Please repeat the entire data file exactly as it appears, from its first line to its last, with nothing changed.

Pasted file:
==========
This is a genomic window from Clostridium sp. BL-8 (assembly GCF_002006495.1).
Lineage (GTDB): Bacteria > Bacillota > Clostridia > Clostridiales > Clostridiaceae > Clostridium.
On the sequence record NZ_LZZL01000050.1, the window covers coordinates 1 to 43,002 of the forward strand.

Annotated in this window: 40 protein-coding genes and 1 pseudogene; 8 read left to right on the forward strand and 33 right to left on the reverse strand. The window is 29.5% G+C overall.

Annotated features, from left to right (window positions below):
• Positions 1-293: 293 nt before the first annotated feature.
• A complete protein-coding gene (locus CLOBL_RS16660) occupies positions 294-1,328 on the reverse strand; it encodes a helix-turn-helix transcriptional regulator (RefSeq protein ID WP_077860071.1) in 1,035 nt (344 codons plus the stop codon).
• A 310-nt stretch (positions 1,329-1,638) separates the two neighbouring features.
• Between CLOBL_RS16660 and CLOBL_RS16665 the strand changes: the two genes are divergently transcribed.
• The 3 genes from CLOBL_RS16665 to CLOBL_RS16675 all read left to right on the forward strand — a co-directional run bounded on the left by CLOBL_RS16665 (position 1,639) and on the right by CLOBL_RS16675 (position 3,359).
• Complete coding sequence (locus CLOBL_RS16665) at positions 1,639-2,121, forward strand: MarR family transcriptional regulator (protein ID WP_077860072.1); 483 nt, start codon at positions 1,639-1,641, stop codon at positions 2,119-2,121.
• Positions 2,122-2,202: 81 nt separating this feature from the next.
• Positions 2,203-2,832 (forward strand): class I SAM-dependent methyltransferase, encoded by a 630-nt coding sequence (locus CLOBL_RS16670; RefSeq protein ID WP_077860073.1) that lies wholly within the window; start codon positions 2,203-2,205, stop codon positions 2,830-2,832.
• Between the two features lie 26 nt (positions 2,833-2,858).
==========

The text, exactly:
This is a genomic window from Clostridium sp. BL-8 (assembly GCF_002006495.1).
Lineage (GTDB): Bacteria > Bacillota > Clostridia > Clostridiales > Clostridiaceae > Clostridium.
On the sequence record NZ_LZZL01000050.1, the window covers coordinates 1 to 43,002 of the forward strand.

Annotated in this window: 40 protein-coding genes and 1 pseudogene; 8 read left to right on the forward strand and 33 right to left on the reverse strand. The window is 29.5% G+C overall.

Annotated features, from left to right (window positions below):
• Positions 1-293: 293 nt before the first annotated feature.
• A complete protein-coding gene (locus CLOBL_RS16660) occupies positions 294-1,328 on the reverse strand; it encodes a helix-turn-helix transcriptional regulator (RefSeq protein ID WP_077860071.1) in 1,035 nt (344 codons plus the stop codon).
• A 310-nt stretch (positions 1,329-1,638) separates the two neighbouring features.
• Between CLOBL_RS16660 and CLOBL_RS16665 the strand changes: the two genes are divergently transcribed.
• The 3 genes from CLOBL_RS16665 to CLOBL_RS16675 all read left to right on the forward strand — a co-directional run bounded on the left by CLOBL_RS16665 (position 1,639) and on the right by CLOBL_RS16675 (position 3,359).
• Complete coding sequence (locus CLOBL_RS16665) at positions 1,639-2,121, forward strand: MarR family transcriptional regulator (protein ID WP_077860072.1); 483 nt, start codon at positions 1,639-1,641, stop codon at positions 2,119-2,121.
• Positions 2,122-2,202: 81 nt separating this feature from the next.
• Positions 2,203-2,832 (forward strand): class I SAM-dependent methyltransferase, encoded by a 630-nt coding sequence (locus CLOBL_RS16670; RefSeq protein ID WP_077860073.1) that lies wholly within the window; start codon positions 2,203-2,205, stop codon positions 2,830-2,832.
• Between the two features lie 26 nt (positions 2,833-2,858).